icbirmingham.icnetwork.co.uk Jan 5 2006
One woman's fight to protect her cowsBy Sarah Probert, Rural Affairs Reporter
The Government is to use controversial powers to take a farmer to court after she refused to have her animals slaughtered.
Vets claim eight cattle from a farm in Pensax, Worcester-shire, which have reacted to a bovine TB test, pose a risk to humans and other animals and should be killed immediately.
The test means the cattle could potentially harbour the disease but does not mean they actually have it.
But Samantha Qureshi, who keeps four of the animals as pets, believes the methods to test for bovine TB are flawed and has vowed to fight the case.
She stopped officials from taking away the animals when they arrived at Lower Snead Farm two days before Christmas.
Worcestershire Trading Standards, acting on behalf of the Government, will use legislation under the Animal Health Act 2002 to apply for a warrant to remove them in the next few days.
It is only the second time officials in the region have used the Act to take a farmer to court.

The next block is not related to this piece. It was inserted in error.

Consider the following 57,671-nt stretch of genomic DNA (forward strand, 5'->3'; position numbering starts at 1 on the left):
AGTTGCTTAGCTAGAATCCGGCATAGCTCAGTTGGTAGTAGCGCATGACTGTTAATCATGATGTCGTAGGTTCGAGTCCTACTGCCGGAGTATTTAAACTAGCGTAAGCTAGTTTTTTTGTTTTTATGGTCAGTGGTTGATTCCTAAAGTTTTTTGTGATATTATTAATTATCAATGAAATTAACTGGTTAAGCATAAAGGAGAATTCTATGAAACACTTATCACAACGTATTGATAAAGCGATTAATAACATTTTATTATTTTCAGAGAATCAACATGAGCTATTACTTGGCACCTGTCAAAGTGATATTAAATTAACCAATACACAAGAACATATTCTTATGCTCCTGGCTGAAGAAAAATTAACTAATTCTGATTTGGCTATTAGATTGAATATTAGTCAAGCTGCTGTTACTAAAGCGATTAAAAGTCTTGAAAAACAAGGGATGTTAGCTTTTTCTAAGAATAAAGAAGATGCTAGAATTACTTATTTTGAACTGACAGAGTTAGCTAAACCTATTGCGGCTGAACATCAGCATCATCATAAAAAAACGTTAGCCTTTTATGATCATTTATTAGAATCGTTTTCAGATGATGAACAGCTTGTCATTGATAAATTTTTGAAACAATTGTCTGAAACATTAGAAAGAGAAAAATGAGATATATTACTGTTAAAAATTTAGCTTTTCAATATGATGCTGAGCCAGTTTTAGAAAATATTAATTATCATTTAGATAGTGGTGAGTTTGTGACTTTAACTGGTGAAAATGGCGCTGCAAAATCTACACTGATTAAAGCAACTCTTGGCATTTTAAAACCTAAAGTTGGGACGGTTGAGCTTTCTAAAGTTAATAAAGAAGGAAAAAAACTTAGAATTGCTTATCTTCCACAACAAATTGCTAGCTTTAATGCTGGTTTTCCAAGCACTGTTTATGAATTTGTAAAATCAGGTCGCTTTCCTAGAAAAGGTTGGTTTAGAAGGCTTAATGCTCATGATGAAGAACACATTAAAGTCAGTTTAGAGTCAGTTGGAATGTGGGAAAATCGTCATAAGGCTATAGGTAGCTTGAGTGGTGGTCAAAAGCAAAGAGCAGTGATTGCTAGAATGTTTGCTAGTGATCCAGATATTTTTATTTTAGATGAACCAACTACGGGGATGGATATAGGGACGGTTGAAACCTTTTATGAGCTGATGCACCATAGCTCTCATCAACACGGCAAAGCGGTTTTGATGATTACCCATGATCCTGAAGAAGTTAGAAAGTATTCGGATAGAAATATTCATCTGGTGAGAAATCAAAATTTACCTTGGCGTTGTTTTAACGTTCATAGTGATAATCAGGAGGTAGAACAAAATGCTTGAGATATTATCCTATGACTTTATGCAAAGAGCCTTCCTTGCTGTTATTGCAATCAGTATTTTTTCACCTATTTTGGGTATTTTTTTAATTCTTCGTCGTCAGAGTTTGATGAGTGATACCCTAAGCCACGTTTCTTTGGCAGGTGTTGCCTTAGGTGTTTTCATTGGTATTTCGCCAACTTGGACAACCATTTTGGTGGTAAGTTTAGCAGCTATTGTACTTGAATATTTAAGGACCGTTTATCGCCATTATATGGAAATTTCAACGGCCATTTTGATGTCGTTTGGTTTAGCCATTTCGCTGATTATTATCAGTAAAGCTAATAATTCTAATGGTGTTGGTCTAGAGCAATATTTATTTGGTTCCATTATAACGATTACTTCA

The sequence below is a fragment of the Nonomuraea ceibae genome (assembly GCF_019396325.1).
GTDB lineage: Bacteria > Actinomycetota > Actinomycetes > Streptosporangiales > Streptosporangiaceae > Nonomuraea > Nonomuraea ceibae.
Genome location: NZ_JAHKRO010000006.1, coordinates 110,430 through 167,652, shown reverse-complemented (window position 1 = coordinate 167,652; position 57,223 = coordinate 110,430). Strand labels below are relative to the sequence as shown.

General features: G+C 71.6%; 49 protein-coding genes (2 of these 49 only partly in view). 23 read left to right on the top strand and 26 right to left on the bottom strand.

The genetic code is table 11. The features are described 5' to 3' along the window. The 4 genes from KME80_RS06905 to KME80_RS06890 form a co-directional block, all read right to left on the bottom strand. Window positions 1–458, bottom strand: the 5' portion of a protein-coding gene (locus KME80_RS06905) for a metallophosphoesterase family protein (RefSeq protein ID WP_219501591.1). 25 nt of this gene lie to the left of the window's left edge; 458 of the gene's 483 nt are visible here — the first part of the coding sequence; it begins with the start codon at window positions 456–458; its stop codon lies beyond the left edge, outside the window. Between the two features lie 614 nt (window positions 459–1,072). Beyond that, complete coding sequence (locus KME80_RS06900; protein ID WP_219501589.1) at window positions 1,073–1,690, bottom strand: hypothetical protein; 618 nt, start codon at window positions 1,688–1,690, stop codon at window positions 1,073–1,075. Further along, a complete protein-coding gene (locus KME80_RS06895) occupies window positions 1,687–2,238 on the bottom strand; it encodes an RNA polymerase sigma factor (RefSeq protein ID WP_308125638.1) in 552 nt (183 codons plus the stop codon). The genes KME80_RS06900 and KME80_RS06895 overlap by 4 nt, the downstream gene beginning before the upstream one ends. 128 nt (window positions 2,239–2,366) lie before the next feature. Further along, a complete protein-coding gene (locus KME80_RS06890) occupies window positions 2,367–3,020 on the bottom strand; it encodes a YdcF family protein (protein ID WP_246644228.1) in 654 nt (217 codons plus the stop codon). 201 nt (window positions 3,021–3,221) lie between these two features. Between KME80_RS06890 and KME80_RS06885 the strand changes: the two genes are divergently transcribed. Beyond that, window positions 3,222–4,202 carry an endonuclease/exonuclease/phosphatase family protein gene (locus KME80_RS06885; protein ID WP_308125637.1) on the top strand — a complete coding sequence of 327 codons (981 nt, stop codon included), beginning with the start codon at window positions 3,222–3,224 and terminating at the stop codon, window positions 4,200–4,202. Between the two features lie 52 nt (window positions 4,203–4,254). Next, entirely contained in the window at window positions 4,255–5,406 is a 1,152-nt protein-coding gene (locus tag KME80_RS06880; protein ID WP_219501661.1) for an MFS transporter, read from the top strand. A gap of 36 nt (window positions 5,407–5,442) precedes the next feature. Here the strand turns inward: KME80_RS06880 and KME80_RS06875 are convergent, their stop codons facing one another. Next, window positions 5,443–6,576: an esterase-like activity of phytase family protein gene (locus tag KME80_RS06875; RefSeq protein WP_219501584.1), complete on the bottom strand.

The legislation was introduced after the foot-and-mouth crisis and gives officials unprecedented powers to kill any animal they wish to and makes it a criminal offence for owners to object.
Ms Qureshi is insisting further tests should be carried out before the animals are culled.
She said: "We want to go to court to defend ourselves and tell the judge why we don't want to give these animals up."
A spokesman for the State Veterinary Service said: "The situation is that the cows have reacted on this farm and these cows are deemed to be a threat to other animals on the farm and neighbouring farms and also potentially threatening even to humans."
The spokesman said the TB tests were 90 per cent accurate and further tests would be unreliable as the cattle would have developed antibodies to the first test.
He said the disease could be present in the animal even if it was not detected at a postmortem examination.
Council officials were forced to apply for a warrant to take away two cattle from a farm in Tibberton in 2003 after owner Nicola Morris refused permission for the Government to destroy them. She lost the case.
If the application for a warrant is rejected, Ms Qureshi's case could set a precedent for others.
In the past few years, cases of bovine TB have soared in Herefordshire, Worcester-shire, Shropshire and Staffordshire, with the disease costing taxpayers £88 million a year.
Last month the Government announced a new strategy to tackle the rise in TB.
This includes a consultation on the culling of diseased badgers, pre-movement testing of cattle, and changes to the compensation paid to farmers who have animals culled.